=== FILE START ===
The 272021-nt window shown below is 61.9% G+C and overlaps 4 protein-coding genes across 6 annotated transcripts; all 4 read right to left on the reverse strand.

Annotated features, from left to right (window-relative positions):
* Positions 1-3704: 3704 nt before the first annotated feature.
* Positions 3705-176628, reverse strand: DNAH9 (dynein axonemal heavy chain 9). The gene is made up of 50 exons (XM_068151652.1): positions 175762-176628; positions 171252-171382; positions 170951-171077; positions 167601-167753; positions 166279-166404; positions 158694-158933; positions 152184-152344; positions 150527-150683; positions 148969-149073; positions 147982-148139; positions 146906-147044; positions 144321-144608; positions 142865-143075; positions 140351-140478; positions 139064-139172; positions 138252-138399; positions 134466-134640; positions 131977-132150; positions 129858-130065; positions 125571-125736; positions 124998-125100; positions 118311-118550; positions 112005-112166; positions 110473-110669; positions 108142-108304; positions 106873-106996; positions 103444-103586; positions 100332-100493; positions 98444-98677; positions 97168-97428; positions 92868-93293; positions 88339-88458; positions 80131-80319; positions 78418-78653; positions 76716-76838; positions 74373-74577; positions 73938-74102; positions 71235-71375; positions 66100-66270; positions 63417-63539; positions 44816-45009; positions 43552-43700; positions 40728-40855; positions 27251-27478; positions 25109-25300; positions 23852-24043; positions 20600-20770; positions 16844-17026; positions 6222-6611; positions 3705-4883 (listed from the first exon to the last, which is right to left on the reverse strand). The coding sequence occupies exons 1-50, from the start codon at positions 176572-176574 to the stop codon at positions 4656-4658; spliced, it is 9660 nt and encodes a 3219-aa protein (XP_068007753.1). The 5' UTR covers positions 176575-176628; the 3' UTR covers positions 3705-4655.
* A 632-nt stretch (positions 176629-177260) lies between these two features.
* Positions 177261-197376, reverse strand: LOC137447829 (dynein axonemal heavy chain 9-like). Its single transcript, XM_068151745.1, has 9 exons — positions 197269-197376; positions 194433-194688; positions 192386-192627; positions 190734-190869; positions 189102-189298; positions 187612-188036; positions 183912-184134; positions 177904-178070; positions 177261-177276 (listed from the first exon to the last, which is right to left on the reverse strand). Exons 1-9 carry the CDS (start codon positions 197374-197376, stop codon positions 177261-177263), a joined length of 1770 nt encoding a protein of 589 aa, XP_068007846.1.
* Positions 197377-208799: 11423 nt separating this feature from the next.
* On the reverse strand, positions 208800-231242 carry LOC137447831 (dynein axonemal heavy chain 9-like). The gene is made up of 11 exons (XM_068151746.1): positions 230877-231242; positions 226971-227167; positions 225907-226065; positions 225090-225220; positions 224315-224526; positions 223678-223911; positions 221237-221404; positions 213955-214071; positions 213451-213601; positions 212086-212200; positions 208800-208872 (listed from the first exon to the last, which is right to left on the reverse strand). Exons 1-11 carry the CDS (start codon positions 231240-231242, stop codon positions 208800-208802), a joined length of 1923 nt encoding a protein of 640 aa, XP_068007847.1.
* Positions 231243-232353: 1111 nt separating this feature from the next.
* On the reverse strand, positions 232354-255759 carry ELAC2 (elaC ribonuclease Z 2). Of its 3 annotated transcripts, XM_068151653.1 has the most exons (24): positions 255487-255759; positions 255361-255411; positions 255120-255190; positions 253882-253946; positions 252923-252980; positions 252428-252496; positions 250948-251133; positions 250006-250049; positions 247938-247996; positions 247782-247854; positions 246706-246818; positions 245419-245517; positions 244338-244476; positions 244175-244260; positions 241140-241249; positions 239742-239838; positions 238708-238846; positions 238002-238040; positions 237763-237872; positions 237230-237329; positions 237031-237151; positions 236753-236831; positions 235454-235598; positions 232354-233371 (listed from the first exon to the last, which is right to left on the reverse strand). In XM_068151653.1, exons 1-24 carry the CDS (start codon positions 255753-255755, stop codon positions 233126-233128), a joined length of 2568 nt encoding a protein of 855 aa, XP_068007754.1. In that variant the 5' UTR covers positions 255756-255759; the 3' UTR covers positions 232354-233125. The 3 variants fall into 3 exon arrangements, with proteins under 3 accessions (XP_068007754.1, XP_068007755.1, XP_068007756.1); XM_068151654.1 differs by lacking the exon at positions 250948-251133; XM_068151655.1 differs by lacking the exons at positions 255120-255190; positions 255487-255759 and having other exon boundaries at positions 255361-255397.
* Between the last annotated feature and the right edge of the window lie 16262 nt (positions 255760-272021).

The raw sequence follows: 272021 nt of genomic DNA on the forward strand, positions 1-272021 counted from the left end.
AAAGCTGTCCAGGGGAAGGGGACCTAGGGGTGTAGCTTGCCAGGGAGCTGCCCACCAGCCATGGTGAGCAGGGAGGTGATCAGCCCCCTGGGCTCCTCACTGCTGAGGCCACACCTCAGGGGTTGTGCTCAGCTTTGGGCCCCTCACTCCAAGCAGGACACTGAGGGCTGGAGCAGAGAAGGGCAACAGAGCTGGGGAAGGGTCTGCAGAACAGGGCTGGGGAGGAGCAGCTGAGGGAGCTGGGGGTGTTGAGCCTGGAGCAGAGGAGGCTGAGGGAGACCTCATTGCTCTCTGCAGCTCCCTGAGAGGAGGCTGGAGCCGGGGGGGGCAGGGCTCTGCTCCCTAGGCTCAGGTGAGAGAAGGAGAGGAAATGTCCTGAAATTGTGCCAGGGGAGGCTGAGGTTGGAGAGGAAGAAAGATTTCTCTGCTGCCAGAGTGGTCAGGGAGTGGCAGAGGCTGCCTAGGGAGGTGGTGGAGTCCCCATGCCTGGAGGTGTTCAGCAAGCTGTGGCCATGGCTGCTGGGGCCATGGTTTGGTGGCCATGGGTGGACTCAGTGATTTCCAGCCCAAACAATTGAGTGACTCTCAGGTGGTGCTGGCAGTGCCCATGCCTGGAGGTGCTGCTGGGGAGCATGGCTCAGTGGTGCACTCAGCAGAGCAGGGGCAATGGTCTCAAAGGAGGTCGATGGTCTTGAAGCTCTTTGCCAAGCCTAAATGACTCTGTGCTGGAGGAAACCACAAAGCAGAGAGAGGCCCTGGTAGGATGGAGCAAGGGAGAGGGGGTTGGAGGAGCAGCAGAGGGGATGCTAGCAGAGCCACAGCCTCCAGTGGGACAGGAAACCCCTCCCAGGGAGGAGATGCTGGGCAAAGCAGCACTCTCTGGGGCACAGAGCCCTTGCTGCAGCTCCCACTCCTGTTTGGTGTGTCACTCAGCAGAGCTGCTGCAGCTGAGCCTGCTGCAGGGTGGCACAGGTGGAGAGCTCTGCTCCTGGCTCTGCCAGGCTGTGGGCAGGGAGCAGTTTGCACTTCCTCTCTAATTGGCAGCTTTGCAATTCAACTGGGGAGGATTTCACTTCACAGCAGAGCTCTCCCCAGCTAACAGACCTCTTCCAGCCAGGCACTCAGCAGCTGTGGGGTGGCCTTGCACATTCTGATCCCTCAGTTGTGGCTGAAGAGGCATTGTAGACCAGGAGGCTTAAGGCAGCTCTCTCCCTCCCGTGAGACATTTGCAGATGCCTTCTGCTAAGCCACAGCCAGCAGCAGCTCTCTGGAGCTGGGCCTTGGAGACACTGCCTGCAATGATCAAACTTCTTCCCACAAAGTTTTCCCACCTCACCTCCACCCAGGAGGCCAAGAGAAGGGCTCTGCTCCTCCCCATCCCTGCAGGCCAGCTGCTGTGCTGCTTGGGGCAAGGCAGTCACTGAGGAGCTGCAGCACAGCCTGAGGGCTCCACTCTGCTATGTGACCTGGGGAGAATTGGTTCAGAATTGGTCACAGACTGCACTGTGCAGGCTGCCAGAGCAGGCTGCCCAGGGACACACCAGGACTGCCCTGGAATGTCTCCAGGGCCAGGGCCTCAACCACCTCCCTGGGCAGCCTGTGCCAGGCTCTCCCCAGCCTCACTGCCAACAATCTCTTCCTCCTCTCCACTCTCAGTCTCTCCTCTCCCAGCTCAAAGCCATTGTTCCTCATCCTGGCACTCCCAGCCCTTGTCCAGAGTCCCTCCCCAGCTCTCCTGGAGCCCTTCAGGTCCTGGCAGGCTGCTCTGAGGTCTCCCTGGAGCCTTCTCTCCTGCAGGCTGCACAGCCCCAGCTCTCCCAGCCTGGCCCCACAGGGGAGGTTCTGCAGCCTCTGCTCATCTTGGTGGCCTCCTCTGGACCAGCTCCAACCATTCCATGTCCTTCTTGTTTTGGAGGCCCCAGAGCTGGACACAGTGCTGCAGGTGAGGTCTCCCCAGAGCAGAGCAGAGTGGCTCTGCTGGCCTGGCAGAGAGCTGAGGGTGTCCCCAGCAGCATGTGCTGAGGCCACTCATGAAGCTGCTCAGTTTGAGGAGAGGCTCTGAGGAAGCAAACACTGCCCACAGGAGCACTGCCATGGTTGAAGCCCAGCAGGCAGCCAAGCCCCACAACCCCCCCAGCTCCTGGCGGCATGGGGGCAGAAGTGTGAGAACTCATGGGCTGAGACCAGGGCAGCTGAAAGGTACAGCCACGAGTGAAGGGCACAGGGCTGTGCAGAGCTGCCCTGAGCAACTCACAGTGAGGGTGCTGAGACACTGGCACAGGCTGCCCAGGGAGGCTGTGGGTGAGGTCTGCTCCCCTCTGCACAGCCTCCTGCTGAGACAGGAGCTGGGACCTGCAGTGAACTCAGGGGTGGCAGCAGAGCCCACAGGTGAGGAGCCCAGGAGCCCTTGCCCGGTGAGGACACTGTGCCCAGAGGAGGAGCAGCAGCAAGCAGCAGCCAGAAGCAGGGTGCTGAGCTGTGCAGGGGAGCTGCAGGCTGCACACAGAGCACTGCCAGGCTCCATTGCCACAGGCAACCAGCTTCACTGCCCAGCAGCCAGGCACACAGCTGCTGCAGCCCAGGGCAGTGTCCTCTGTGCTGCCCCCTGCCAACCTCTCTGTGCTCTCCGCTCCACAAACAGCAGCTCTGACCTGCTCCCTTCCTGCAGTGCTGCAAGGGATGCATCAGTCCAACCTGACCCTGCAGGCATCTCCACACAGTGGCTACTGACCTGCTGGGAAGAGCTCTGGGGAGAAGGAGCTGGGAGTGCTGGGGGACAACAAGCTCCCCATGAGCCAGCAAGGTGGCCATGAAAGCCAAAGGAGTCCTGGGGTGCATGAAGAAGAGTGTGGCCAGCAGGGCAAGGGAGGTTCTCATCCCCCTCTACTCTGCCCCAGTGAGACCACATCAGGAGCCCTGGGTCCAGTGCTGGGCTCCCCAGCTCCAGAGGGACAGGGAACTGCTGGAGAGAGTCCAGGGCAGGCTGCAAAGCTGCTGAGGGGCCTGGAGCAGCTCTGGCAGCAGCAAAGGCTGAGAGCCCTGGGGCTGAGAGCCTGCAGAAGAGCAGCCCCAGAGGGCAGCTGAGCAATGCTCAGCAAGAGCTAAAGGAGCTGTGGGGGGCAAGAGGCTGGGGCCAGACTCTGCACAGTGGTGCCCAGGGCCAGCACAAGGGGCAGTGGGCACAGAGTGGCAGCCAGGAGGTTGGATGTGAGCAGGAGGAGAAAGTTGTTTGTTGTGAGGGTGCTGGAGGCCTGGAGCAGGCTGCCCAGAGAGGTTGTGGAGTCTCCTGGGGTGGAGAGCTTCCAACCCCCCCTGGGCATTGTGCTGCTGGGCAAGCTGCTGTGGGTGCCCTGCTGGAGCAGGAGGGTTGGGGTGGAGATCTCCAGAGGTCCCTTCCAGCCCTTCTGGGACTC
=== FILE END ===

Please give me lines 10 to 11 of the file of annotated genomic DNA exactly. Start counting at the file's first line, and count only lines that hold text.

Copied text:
* On the reverse strand, positions 232354-255759 carry ELAC2 (elaC ribonuclease Z 2). Of its 3 annotated transcripts, XM_068151653.1 has the most exons (24): positions 255487-255759; positions 255361-255411; positions 255120-255190; positions 253882-253946; positions 252923-252980; positions 252428-252496; positions 250948-251133; positions 250006-250049; positions 247938-247996; positions 247782-247854; positions 246706-246818; positions 245419-245517; positions 244338-244476; positions 244175-244260; positions 241140-241249; positions 239742-239838; positions 238708-238846; positions 238002-238040; positions 237763-237872; positions 237230-237329; positions 237031-237151; positions 236753-236831; positions 235454-235598; positions 232354-233371 (listed from the first exon to the last, which is right to left on the reverse strand). In XM_068151653.1, exons 1-24 carry the CDS (start codon positions 255753-255755, stop codon positions 233126-233128), a joined length of 2568 nt encoding a protein of 855 aa, XP_068007754.1. In that variant the 5' UTR covers positions 255756-255759; the 3' UTR covers positions 232354-233125. The 3 variants fall into 3 exon arrangements, with proteins under 3 accessions (XP_068007754.1, XP_068007755.1, XP_068007756.1); XM_068151654.1 differs by lacking the exon at positions 250948-251133; XM_068151655.1 differs by lacking the exons at positions 255120-255190; positions 255487-255759 and having other exon boundaries at positions 255361-255397.
* Between the last annotated feature and the right edge of the window lie 16262 nt (positions 255760-272021).